From January’s perch I have decided to take a look back at 2012. It was certainly a year of media, where companies struggled to find their footing in Web 3.0, where mobile became the buzz word and visual media–both videos and photos–proved there is no end to creativity or time to view everything from lovely photos on Pinterest to videos of every length and topic across the World Wide Web.
Google published its Zeitgeist, a list of lists of trending topics throughout the world. Google’s top ten images included mostly pop singers and the iPhone. I am not sure what that says about our collective tastes.
Over the weekend, newspapers from the New York Times (and online) to our local Journal News published their year in pictures as television stations ran their video montages we always called, “The Year Ender.”
I have my own year-ender rolling in my head. Beyond family, it is filled with images of political campaigns debated, won and lost, binders full of women, Big Bird and Elmo, Olympic athletes competing in London, wars raging in Iran and Afghanistan with more body bags coming home, the Mideast ablaze in rocket attacks, famine in Africa, a man with flaming red hair who opened fire in a crowded theater, and the most indelible of all for me were the images of the double-whammy close to home: Sandy and Sandy Hook. The most haunting, of course, remains the shooting rampage at a quiet little school in a nearby hamlet in CT where my children have friends and where it could have been Any Town USA. Photos of children’s faces frozen in time and Christmas trees adorned with memories will linger. It was a year marked by a country galvanized politically and marked by violence where young soldiers and young children died in vain.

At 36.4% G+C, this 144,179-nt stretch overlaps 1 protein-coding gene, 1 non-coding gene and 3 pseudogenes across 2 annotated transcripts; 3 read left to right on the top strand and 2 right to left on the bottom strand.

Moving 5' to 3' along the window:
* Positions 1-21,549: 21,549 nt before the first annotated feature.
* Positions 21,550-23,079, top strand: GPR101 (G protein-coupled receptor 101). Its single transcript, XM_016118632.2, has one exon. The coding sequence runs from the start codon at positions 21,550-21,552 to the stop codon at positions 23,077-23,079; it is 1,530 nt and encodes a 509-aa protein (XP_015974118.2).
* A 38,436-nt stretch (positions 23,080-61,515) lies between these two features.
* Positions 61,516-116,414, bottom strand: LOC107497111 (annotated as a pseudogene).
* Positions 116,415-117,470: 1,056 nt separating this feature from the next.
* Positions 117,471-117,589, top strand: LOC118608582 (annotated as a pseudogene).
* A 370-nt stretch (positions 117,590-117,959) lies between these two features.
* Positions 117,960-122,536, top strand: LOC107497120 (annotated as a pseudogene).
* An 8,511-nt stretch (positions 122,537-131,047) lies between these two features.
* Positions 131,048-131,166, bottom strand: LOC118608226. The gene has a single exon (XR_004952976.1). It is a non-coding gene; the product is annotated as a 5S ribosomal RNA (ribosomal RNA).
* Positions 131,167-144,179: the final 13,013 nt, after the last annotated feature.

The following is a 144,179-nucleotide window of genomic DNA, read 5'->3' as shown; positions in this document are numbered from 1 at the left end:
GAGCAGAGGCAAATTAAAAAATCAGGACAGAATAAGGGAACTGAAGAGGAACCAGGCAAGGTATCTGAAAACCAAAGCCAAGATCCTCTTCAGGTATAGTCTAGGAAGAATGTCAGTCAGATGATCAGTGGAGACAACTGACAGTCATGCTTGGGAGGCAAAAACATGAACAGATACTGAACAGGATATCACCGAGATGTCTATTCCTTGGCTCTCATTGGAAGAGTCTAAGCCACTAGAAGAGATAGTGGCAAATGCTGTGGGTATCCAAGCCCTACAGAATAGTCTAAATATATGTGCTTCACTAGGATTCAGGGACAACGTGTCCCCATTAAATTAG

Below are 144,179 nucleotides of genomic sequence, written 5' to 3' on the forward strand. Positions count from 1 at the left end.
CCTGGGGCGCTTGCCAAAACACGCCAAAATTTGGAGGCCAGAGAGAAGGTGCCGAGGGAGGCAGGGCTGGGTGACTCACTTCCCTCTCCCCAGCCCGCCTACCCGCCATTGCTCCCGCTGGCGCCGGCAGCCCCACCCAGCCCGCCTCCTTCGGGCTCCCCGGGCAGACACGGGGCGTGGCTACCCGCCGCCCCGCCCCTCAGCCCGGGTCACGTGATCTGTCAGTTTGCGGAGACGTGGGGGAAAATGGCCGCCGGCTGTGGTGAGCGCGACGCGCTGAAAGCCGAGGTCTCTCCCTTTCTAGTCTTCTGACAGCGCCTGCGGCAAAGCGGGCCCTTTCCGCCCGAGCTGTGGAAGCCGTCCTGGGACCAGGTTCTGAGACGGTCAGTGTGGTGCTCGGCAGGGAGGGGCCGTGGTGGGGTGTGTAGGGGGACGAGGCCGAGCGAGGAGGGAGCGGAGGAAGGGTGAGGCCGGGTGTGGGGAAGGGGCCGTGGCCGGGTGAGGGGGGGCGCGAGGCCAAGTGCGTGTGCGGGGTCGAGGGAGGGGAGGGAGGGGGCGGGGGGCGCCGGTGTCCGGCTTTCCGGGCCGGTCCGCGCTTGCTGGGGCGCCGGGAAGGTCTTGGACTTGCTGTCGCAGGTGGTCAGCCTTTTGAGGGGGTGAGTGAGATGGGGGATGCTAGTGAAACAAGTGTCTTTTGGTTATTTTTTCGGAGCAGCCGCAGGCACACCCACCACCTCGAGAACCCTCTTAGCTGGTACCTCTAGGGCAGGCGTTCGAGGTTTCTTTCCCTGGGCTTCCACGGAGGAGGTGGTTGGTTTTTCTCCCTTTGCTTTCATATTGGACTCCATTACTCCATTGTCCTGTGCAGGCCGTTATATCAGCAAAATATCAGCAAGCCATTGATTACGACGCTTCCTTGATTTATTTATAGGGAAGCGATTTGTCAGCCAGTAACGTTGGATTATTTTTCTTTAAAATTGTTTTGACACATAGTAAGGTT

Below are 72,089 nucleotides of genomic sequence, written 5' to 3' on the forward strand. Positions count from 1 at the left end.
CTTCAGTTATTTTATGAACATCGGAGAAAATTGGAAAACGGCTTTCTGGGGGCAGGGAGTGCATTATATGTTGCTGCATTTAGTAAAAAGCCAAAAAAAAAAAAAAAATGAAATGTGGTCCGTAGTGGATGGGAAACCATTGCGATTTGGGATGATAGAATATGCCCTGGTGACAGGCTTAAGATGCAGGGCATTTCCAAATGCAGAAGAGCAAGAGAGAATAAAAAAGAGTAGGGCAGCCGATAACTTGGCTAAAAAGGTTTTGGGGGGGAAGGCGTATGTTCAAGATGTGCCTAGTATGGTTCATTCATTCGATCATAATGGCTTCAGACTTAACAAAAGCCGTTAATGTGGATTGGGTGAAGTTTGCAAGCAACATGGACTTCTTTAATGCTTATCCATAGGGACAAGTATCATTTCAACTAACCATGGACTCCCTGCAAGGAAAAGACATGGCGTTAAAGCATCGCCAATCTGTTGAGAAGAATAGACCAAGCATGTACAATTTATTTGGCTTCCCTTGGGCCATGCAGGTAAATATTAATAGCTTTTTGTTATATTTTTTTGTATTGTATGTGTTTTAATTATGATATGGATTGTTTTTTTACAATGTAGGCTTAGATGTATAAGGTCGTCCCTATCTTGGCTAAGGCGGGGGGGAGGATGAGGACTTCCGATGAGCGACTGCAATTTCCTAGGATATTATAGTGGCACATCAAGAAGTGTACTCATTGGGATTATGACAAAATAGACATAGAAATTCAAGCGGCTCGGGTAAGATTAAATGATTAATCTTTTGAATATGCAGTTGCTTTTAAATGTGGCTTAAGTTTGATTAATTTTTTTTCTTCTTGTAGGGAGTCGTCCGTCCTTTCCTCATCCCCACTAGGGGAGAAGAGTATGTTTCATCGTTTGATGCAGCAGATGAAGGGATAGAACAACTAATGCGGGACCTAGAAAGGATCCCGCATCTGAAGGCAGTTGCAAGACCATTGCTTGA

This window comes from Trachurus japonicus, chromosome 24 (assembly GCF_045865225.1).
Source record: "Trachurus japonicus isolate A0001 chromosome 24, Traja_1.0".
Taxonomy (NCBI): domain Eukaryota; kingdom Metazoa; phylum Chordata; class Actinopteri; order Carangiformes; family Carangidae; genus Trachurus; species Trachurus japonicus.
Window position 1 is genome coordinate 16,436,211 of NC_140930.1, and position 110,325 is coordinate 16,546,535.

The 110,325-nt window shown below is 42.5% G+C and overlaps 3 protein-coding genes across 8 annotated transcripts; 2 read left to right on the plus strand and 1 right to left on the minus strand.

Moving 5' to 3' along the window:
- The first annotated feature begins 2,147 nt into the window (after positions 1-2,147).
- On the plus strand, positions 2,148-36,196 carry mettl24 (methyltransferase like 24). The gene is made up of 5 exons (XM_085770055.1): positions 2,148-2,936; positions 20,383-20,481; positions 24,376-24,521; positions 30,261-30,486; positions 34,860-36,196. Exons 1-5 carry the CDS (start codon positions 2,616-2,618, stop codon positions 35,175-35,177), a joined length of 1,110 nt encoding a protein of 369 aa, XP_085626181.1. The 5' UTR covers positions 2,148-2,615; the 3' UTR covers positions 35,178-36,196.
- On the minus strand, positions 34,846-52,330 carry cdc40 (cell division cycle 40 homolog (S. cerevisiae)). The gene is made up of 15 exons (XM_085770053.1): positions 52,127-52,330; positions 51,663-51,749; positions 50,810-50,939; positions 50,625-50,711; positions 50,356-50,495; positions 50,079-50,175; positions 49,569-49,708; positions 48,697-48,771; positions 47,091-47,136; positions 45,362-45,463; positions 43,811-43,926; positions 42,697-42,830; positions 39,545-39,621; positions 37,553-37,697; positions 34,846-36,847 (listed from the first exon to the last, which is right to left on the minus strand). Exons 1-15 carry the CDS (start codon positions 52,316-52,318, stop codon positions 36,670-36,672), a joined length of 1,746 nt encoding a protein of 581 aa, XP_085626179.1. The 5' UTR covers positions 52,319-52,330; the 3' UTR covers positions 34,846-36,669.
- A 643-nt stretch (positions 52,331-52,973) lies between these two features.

And how did the media handle it? By looping photos and images over and over again. But did they need to? Images never leave us now. They are just a click away.
It’s hard to miss news or the images it provides. If you didn’t see it on TV, there’s a clip in your Facebook newsfeed shared by a friend. There’s an alert in your email about breaking news, or a Google alert on a topic you find interesting.
My colleague, Sean Womack at Touchstorm took stock after the presidential election of how the campaigns used video for better or for worse. He seemed to think they could have used it in a better way to convey the stories they wanted the world to see rather than those they didn’t (like Romney and the 47% debacle). As Sean says, with smartphone cameras, nothing is off the record ever. Here’s Sean’s take: The Camera is Always Rolling
Meanwhile, I look forward to the images of 2013. No presidential politics and, I hope, no pictures of tiny children lost to this world for no reason.